Hope for Syria?
September 17, 2013
A number of tough challenges lay ahead in implementing the US-Russia agreement on Syria’s chemical weapons. Even if the weapons are successfully destroyed, though, notes Paul Saunders, the civil war is likely to continue.
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The agreement on Syria’s chemical weapons that the United States and Russia announced on September 14 is the first positive development in international diplomacy surrounding Syria’s civil war for quite some time. Though the deal must still be formalized in a United Nations Security Council Resolution—and then implemented in a war zone—it provides real if highly tenuous grounds for optimism that Washington and Moscow may be able to subordinate their differences to a common goal in dealing with a major international security problem. Nevertheless, profound obstacles remain both in securing and destroying Syria’s chemical weapons and in pursuing a negotiated end to the fighting.
First are the technical obstacles described widely in many news reports. Inspectors must travel to Syria while its civil war is underway and visit over 40 sites identified as components of the country’s chemical weapons complex, searching for weapons, precursor chemicals, missiles and bombs suitable for dispersing chemicals, production facilities, and other items. Taking into account the limited number of experts, the time required to assemble them, and the logistical and security challenges of working in Syria, this will be no easy task. Safely transporting and ultimately destroying nerve gas and other toxic chemicals will likewise be difficult, particularly in the nine months allotted. It has taken the United States and Russia years destroying their own chemical arsenals.
Second are questions of compliance. Will the Syrian government cooperate consistently until the final weapon is destroyed? No one knows the answer to this. Even if leaders in Damascus begin the process intending to complete it, which many Americans consider doubtful, what if conditions on the ground change and President Bashar al-Assad and others fear imminent defeat on the battlefield? Conversely, what if Assad plans simply to use the process as a way to delay US military action and tie the UN Security Council in knots, as Saddam Hussein did in the past?
Third are the diplomatic challenges. Will the United States and Russia be able to agree on the text of a UN Security Council Resolution? So far, Washington and Moscow both seem prepared to accept a resolution with clear deadlines and a reference to potential consequences for noncompliance to be determined in a future resolution. The United States conceded by not insisting that the resolution authorize military action in the event of noncompliance (Russia did not want any automatic trigger), and Russia conceded by accepting that a resolution on noncompliance would be under Chapter 7 of the UN Charter, which could permit the use of force. But many details remain to be worked out. Will US Ambassador to the UN Samantha Power be able to handle this high-profile assignment after dismissing the Security Council as a venue for managing Syria?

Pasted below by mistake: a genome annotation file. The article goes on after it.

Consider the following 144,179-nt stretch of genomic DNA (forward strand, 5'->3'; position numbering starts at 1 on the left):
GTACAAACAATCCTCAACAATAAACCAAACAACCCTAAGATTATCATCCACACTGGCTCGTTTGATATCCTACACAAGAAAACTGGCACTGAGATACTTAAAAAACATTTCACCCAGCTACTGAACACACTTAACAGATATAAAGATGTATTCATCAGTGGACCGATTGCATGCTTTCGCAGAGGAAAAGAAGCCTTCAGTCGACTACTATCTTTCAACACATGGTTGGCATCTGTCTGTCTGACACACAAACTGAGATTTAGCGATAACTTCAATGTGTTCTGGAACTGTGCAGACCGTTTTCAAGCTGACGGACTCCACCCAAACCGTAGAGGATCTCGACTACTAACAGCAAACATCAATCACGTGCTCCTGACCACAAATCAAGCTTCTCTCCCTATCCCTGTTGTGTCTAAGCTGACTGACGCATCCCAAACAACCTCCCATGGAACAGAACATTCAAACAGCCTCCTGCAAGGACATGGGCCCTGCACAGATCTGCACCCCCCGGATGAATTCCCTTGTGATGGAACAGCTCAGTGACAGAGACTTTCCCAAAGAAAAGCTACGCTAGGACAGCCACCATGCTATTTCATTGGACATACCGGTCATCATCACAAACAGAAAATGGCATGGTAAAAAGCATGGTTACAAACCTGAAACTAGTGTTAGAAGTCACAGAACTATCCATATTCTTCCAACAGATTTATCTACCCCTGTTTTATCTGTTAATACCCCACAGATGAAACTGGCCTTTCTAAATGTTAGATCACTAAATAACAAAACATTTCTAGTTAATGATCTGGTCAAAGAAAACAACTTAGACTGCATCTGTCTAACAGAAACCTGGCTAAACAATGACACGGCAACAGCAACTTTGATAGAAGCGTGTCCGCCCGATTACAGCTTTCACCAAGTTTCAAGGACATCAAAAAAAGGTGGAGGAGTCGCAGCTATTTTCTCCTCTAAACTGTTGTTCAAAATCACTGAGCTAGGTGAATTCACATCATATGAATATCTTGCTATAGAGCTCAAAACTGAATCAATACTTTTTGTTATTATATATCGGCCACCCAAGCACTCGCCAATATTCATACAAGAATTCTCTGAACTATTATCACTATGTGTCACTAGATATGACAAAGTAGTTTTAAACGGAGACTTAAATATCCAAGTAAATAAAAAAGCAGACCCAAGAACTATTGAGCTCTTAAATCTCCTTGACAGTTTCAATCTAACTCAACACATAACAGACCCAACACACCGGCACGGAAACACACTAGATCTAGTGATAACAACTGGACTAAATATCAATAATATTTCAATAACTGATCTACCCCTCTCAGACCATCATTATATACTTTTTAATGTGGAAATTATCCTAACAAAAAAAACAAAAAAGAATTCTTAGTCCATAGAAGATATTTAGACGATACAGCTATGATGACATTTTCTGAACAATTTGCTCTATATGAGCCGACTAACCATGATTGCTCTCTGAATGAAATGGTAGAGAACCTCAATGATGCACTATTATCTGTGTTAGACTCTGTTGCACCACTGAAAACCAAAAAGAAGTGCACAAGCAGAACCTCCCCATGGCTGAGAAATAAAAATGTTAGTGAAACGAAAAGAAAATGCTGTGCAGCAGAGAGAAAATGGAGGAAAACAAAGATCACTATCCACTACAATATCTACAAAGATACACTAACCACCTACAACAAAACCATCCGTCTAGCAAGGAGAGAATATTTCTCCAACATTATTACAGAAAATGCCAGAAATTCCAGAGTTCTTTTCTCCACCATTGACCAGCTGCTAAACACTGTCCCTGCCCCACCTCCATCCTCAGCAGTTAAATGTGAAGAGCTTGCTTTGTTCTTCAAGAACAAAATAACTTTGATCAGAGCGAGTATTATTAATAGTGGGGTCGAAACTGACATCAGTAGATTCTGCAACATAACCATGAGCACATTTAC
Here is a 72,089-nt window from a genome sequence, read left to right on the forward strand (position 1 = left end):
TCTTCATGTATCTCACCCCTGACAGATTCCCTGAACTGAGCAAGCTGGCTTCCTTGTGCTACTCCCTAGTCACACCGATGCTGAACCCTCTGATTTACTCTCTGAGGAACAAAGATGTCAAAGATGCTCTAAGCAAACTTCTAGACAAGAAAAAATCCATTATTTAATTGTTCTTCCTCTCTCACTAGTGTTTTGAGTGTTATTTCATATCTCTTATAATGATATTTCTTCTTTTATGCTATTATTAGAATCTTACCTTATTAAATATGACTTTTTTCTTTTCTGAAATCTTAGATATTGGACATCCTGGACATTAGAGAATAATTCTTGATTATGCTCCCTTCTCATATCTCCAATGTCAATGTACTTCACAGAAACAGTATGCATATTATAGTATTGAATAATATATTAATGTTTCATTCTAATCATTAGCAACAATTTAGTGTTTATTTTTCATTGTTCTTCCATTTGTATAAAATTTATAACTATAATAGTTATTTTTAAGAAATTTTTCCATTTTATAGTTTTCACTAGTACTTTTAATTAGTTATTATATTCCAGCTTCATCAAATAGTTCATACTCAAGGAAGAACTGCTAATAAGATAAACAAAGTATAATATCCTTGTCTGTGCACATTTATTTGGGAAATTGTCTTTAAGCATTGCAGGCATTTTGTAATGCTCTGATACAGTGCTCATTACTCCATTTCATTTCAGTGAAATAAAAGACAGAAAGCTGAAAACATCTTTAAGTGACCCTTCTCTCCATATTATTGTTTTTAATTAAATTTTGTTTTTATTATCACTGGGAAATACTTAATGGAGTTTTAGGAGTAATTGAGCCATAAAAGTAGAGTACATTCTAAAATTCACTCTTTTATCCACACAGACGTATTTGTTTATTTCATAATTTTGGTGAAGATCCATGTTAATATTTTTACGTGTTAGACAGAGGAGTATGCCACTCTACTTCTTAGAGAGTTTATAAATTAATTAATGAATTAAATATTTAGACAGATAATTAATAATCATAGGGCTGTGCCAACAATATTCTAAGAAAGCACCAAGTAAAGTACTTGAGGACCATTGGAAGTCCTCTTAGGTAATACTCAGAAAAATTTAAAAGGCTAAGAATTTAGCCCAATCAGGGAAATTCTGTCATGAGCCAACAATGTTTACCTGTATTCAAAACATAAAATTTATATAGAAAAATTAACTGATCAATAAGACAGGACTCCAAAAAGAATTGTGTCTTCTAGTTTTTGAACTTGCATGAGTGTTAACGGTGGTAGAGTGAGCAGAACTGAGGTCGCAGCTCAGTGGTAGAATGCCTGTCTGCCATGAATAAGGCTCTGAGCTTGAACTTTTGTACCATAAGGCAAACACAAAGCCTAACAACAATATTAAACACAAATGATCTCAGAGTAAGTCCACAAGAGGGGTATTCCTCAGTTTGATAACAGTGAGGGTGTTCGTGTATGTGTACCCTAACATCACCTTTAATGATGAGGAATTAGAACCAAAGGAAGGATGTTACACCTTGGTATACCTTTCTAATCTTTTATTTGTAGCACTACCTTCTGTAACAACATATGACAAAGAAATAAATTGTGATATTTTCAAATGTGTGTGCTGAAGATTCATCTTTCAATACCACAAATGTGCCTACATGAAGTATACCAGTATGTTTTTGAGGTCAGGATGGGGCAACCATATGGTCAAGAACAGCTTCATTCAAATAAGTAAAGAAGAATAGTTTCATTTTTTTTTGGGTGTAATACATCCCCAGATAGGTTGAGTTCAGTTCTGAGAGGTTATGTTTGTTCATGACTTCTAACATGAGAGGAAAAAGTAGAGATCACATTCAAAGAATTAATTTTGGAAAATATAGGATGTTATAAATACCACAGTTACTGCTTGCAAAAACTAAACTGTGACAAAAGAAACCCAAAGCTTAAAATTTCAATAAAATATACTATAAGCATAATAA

Fourth are political forces, both international and domestic. Will the United States and Russia sustain their uneasy collaboration as conditions evolve? The greatest test would be in the event of Syria’s noncompliance with a UN Resolution; if Washington presses for a new resolution authorizing force, Moscow is likely to resist—with Beijing’s support. President Barack Obama has publicly asserted US willingness to attack Syria unilaterally and without a UN resolution if this happens, but how would Vladimir Putin react to that? This issue—America’s use of force in cases other than self-defense without a Security Council resolution—is perhaps the greatest single disagreement between the United States and Russia in the post–Cold War period.
Domestically, even now President Obama faces widespread opposition to US military action in Syria. After his September 10 speech, a CNN survey of Americans who planned to watch it found that 60% did not see a US national interest in becoming involved in Syria’s civil war, 58% thought an attack would not achieve US goals, and 50% did not believe that Mr. Obama made a convincing case. And Democrats participating in the survey outnumbered Republicans by almost two-to-one. At this point, it appears unlikely that the president will have significantly more support in the future if Assad is uncooperative.
Finally, elapsing time and new developments in Syria or elsewhere may produce unexpected trouble. For example, sharp new US-Russian disagreements on other issues—such as Russia’s domestic governance—could lead to a breakdown in trust and cooperation. A major terrorist attack at the Sochi Olympics, now just a few months away, could divert international attention from Syria, as could heightened violence in Egypt or other nations in the Middle East. Proof that Syrian opposition groups or al-Qaeda-linked terrorists outside Syria possess chemical weapons could also have unpredictable consequences.
Needless to say, however, even if the destruction of Syria’s chemical weapons evolves over the next several months, fighting in the country is likely to persist. In fact, according to some reports, combat between regime forces and rebels only intensified during the US-Russian talks in Geneva. With this in mind, even if the chemical weapons deal creates a basis for renewed negotiations between Washington and Moscow, it is far from certain that the parties to the conflict will be prepared to participate seriously in the process. As a result, Syria’s fate is likely to preoccupy President Obama and his top national security advisors for some time to come.